Chronic mechanical overload of the acetabular rim may lead to acetabular labral disease in patients with hip dysplasia. Although arthroscopic debridement of the labrum may provide symptomatic relief, the underlying mechanical abnormality remains. There is little information regarding how the results of periacetabular osteotomy are affected by a prior primary treatment for labral disease in the presence of acetabular dysplasia.Methods:
In a retrospective matched-cohort study, seventeen patients who had arthroscopic labral debridement prior to periacetabular osteotomy (the arthroscopy group) were compared with a control group of thirty-four patients who did not undergo arthroscopic labral debridement prior to periacetabular osteotomy (the non-arthroscopy group). Two control patients were randomly matched to each experimental patient from a pool of controls. Functional outcomes were assessed with use of the Western Ontario and McMaster Universities Osteoarthritis Index (WOMAC). Failure of periacetabular osteotomy was defined as conversion to a total hip replacement.Results:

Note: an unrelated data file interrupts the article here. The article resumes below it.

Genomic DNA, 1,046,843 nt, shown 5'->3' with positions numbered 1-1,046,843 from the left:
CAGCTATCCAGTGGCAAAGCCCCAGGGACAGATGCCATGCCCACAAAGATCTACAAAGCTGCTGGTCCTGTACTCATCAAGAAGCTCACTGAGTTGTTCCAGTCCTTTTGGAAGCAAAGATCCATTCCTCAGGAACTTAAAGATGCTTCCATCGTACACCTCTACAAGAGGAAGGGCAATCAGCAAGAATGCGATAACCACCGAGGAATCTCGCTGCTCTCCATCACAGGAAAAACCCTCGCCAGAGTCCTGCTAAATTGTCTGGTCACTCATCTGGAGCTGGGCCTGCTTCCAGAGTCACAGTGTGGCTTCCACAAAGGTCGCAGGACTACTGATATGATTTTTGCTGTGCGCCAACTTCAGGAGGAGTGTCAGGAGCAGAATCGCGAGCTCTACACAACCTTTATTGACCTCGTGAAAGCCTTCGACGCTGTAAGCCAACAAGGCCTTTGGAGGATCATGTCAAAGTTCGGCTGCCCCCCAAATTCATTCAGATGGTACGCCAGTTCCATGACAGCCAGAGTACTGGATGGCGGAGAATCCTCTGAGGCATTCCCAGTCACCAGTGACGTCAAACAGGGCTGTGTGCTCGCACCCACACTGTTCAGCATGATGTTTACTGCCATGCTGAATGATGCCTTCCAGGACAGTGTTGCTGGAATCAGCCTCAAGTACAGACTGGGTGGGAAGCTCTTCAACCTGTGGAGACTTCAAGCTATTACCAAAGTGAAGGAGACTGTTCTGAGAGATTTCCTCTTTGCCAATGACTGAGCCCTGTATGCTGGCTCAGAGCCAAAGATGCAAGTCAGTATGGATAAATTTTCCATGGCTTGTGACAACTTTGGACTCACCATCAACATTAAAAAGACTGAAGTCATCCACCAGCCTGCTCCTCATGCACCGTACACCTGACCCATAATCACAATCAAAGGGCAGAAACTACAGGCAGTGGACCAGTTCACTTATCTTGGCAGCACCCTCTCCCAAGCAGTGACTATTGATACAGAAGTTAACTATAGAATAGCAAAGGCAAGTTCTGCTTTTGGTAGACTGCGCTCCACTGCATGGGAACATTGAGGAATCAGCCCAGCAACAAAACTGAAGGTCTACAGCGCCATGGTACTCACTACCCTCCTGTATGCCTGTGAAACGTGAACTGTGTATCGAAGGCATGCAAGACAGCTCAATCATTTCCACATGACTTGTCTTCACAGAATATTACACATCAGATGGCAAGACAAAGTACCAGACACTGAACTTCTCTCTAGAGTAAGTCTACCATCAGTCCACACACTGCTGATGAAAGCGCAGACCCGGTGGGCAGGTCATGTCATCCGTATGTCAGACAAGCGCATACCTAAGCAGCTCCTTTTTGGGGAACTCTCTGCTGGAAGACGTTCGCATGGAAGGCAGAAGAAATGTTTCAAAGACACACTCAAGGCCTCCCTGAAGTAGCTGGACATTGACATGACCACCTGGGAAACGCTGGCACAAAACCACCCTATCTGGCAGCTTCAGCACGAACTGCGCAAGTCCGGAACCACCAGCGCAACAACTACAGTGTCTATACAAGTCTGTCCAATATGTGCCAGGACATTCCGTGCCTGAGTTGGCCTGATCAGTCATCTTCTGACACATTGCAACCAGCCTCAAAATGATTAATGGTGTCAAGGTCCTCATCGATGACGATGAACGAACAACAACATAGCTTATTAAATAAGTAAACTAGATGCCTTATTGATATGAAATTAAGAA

Changes in the preoperative and postoperative WOMAC scores of arthroscopy and non-arthroscopy patients were comparable, and the differences between the two treatment groups were not significant. We were unable to show a significant difference between the seventeen arthroscopy and thirty-four non-arthroscopy patients with regard to the risk of having to undergo a total hip replacement.Conclusions:
When arthroscopic labral debridement fails to improve symptoms in patients with labral disease secondary to acetabular dysplasia, periacetabular osteotomy may still be considered as a joint-preserving procedure that can achieve good functional results.Level of Evidence:
Therapeutic Level III. See Instructions to Authors for a complete description of levels of evidence.